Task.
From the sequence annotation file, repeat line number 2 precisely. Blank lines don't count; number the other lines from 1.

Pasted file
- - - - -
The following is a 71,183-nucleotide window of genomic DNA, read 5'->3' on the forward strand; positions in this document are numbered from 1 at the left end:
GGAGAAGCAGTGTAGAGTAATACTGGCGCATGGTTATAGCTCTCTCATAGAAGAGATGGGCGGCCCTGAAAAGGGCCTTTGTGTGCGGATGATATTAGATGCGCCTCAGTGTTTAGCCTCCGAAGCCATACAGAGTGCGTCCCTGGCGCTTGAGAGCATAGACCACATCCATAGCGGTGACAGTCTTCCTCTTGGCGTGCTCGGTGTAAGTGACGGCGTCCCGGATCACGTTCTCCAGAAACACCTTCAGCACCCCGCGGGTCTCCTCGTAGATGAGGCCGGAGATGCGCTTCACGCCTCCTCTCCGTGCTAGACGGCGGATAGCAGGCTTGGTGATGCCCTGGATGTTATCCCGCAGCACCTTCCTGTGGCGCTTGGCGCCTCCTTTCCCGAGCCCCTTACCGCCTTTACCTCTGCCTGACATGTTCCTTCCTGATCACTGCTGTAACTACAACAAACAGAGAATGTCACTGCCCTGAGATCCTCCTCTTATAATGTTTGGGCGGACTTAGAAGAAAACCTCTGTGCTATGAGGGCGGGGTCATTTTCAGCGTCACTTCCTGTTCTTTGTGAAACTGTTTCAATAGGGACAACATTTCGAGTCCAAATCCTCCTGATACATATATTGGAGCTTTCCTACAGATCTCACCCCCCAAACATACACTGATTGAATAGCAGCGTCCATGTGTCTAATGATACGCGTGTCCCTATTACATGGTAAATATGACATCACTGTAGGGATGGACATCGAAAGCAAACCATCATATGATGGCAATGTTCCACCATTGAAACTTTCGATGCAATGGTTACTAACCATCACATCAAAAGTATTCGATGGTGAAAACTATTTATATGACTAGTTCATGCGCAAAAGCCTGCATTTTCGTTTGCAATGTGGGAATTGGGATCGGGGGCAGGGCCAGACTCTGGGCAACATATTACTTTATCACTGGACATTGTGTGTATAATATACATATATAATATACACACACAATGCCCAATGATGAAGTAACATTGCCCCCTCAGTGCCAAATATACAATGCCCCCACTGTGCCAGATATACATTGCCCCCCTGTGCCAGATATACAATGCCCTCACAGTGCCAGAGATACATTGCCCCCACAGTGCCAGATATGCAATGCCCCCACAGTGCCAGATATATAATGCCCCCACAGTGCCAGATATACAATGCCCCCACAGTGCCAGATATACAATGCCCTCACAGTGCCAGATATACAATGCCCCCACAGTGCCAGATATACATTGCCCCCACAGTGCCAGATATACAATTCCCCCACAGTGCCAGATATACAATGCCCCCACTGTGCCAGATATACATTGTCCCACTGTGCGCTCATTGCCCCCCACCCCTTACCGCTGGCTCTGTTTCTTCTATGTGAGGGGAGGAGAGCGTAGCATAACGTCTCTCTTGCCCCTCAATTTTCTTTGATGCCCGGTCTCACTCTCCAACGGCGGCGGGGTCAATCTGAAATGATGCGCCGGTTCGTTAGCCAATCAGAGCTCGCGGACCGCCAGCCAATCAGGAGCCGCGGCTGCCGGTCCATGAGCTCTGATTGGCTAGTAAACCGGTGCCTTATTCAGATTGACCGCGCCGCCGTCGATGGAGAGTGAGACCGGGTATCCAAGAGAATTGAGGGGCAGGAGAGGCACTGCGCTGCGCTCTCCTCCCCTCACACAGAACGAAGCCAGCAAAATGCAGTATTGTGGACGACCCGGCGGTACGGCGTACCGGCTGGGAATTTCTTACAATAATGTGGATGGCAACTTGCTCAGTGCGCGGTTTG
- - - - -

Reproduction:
GGAGAAGCAGTGTAGAGTAATACTGGCGCATGGTTATAGCTCTCTCATAGAAGAGATGGGCGGCCCTGAAAAGGGCCTTTGTGTGCGGATGATATTAGATGCGCCTCAGTGTTTAGCCTCCGAAGCCATACAGAGTGCGTCCCTGGCGCTTGAGAGCATAGACCACATCCATAGCGGTGACAGTCTTCCTCTTGGCGTGCTCGGTGTAAGTGACGGCGTCCCGGATCACGTTCTCCAGAAACACCTTCAGCACCCCGCGGGTCTCCTCGTAGATGAGGCCGGAGATGCGCTTCACGCCTCCTCTCCGTGCTAGACGGCGGATAGCAGGCTTGGTGATGCCCTGGATGTTATCCCGCAGCACCTTCCTGTGGCGCTTGGCGCCTCCTTTCCCGAGCCCCTTACCGCCTTTACCTCTGCCTGACATGTTCCTTCCTGATCACTGCTGTAACTACAACAAACAGAGAATGTCACTGCCCTGAGATCCTCCTCTTATAATGTTTGGGCGGACTTAGAAGAAAACCTCTGTGCTATGAGGGCGGGGTCATTTTCAGCGTCACTTCCTGTTCTTTGTGAAACTGTTTCAATAGGGACAACATTTCGAGTCCAAATCCTCCTGATACATATATTGGAGCTTTCCTACAGATCTCACCCCCCAAACATACACTGATTGAATAGCAGCGTCCATGTGTCTAATGATACGCGTGTCCCTATTACATGGTAAATATGACATCACTGTAGGGATGGACATCGAAAGCAAACCATCATATGATGGCAATGTTCCACCATTGAAACTTTCGATGCAATGGTTACTAACCATCACATCAAAAGTATTCGATGGTGAAAACTATTTATATGACTAGTTCATGCGCAAAAGCCTGCATTTTCGTTTGCAATGTGGGAATTGGGATCGGGGGCAGGGCCAGACTCTGGGCAACATATTACTTTATCACTGGACATTGTGTGTATAATATACATATATAATATACACACACAATGCCCAATGATGAAGTAACATTGCCCCCTCAGTGCCAAATATACAATGCCCCCACTGTGCCAGATATACATTGCCCCCCTGTGCCAGATATACAATGCCCTCACAGTGCCAGAGATACATTGCCCCCACAGTGCCAGATATGCAATGCCCCCACAGTGCCAGATATATAATGCCCCCACAGTGCCAGATATACAATGCCCCCACAGTGCCAGATATACAATGCCCTCACAGTGCCAGATATACAATGCCCCCACAGTGCCAGATATACATTGCCCCCACAGTGCCAGATATACAATTCCCCCACAGTGCCAGATATACAATGCCCCCACTGTGCCAGATATACATTGTCCCACTGTGCGCTCATTGCCCCCCACCCCTTACCGCTGGCTCTGTTTCTTCTATGTGAGGGGAGGAGAGCGTAGCATAACGTCTCTCTTGCCCCTCAATTTTCTTTGATGCCCGGTCTCACTCTCCAACGGCGGCGGGGTCAATCTGAAATGATGCGCCGGTTCGTTAGCCAATCAGAGCTCGCGGACCGCCAGCCAATCAGGAGCCGCGGCTGCCGGTCCATGAGCTCTGATTGGCTAGTAAACCGGTGCCTTATTCAGATTGACCGCGCCGCCGTCGATGGAGAGTGAGACCGGGTATCCAAGAGAATTGAGGGGCAGGAGAGGCACTGCGCTGCGCTCTCCTCCCCTCACACAGAACGAAGCCAGCAAAATGCAGTATTGTGGACGACCCGGCGGTACGGCGTACCGGCTGGGAATTTCTTACAATAATGTGGATGGCAACTTGCTCAGTGCGCGGTTTG